*½/**** Image B+ Sound B+ Extras B
starring Jason Scott Lee, Jason London, Craig Sheffer, Stephen Billington
screenplay by Joel Soisson & Patrick Lussier
directed by Patrick Lussier
by Walter Chaw As far as direct-to-video sequels to awful franchise films go, Patrick Lussier's ponderously dubbed Wes Craven Presents Dracula II: Ascension (hereafter Dracula II) is better than Hellraiser 3 and Children of the Corn V, but really just a vampire knock-off of Suicide Kings, of all things. After tackling the mummy mythos in Russell Mulcahy's dreadful Tale of the Mummy, poor Jason Scott Lee takes on the vampire canon, assuming the Van Helsing role of self-flagellating holy vamp hunter Uffizi, all decked-out in priestly black and doing his Bruce Lee berserker song-and-dance, this time armed to the nines with obscure weaponry. A shame that the film spends so much of its time watching a suddenly Aryan Dracula (Stephen Billington, Gerard Butler apparently not available) tied to a table between banks of ultraviolet lights while mumbling dreamy phrases in a Count Chocula accent, as the potential is there for a campy cheap-o action/gore piece.
A group of medical students led by the comely Elizabeth (Diane Neal) and punky Luke (Jason London) dissect the crispy corpse of Dracula (Billington)--who, fans of Dracula 2000 will remember, is also Judas Iscariot. Yep. Deciding they'd like to try to distill the immortality out of Dracula, Elizabeth and Luke spirit his cremains away to an abandoned manse where, with the help of their mentor, Professor Lowell (Craig Sheffer, playing a character who appears to be in the early stages of cerebral palsy, leading to a Dr. Strangelove ending funnier than it really should be), they commence to experimentin'. To the surprise of no one on this green earth, things go awry. Oh yes, and Roy Scheider makes an appearance in a flashback.
The expansion of vampire lore is sort of interesting (including a bit about untying knots and counting things, bwa-ha-haaa), particularly in light of the almost complete lack thereof in Dracula 2000, but it ultimately isn't enough to make Dracula II compelling to any substantive degree. What Dracula II benefits from the most is the lowered expectations that one carries into any enterprise like this--the idea that no one in their right mind would expect anything greater than the minor rewards a film like this could possibly offer. It also occurs to me that the only time criticism is really necessary for a film like this is when it surprises--when it in some way transcends its limitations in ways that Dracula II does not. The only use for reviews of disposable, interchangeable garbage is to offer puerile consumer reports information. Nothing if not obliging, there are a few beheadings, a face bitten off, a few flashes of maybe-nudity, and a bimbo in a red bikini who fights with Jason Scott Lee (he in full priest fetish), though in truth, the bulk of skin is shown by Lee in a pair of flexing tableaux that mainly showcase how clearly you can see a weightlifter's neck tendons.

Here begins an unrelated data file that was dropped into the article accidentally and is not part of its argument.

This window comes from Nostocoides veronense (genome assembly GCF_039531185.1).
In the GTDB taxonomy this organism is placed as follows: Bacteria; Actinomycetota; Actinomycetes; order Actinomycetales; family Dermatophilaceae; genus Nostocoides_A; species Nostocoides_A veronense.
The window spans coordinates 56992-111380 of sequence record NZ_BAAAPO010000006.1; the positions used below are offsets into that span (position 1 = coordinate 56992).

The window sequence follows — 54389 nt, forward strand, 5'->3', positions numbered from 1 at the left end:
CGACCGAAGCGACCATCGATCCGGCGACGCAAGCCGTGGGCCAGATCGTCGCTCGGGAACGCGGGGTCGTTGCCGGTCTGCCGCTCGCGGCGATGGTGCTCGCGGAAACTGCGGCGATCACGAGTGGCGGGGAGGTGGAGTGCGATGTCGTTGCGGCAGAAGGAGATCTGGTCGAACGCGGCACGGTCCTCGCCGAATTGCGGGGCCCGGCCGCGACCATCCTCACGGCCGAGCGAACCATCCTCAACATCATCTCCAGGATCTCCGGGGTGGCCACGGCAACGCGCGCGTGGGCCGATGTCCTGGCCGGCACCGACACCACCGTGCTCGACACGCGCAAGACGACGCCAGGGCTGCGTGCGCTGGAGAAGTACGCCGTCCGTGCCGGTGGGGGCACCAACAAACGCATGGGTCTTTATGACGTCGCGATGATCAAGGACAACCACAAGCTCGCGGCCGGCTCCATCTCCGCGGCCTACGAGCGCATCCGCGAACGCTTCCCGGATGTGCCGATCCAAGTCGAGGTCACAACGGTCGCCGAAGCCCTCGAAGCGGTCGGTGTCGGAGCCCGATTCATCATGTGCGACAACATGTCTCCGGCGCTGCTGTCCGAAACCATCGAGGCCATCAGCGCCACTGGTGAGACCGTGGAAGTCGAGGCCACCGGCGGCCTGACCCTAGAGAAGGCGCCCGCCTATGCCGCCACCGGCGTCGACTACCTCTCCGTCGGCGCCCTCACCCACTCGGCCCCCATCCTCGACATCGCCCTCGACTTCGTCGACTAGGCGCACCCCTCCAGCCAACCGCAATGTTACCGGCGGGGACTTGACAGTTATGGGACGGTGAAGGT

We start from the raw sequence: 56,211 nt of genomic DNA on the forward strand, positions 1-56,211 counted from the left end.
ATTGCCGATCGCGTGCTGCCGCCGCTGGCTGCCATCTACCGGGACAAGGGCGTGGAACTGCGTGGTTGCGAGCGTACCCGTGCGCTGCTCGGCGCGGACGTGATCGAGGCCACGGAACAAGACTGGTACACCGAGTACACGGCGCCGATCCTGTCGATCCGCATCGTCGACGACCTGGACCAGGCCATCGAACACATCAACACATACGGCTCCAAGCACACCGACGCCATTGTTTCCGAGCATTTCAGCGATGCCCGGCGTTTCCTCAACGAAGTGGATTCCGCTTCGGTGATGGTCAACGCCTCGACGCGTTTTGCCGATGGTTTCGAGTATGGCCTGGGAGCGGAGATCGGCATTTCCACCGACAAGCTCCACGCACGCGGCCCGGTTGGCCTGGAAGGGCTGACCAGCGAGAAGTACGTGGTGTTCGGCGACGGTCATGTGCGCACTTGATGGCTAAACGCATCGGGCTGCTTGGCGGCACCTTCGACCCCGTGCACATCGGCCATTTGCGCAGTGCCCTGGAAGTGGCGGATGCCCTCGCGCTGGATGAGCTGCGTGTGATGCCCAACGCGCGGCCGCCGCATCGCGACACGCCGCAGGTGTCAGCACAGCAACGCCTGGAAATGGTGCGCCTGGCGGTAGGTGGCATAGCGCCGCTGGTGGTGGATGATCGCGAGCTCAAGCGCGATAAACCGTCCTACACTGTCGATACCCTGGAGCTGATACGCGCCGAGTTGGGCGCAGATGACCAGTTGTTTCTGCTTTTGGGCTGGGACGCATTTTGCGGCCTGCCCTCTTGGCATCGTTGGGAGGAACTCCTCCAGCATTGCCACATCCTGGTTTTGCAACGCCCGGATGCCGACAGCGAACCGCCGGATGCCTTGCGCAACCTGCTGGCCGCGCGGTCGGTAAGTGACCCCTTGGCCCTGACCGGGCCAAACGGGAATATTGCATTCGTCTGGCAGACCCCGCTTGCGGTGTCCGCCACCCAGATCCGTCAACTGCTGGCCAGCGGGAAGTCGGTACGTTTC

Dimension releases Dracula II to DVD in a very nice 2.35:1 anamorphically enhanced presentation. No banding or artifacts are in evidence, while shadow detail and black levels, vital in most vampire films, are spot-on and pleasing. The video transfer's technical expertise is matched by a Dolby Digital 5.1 audio mix that provides some nice atmospherics (particularly in a prologue set in a small village in Romania) along with a faithful platform for its booming score and soundtrack. Though neither the image nor the soundtrack is showcase material, both acquit themselves admirably--particularly for a project that holds such low promise.
Again unusual for something like this, the DVD offers a significant number of special features, starting with the requisite feature-length jabberwocky from director Lussier, co-screenwriter Joel Soisson, and makeup effects supervisor Gary Tunnicliffe. Excited and packed with errata, the commentary is the preferred soundtrack for the film, revealing a great deal of joy in the act of creation and an obvious respect for genre that mainly illustrates the gulf that separates intention from execution. FANGORIA fans, in particular, should tune in for Tunnicliffe's secrets on a few of his weapons designs and make-up tricks. Five deleted scenes are largely expositional (which, given the general quality of the dialogue, aren't missed), and a quintet of auditions goes a long way towards highlighting how difficult it is to cast these things: it takes a far more observant man than I to discern any kind of talent from these things. Then again, well. Trailers for Dracula 2000, Tangled, Asunder, and Kill Bill round out the disc. Originally published: July 22, 2003.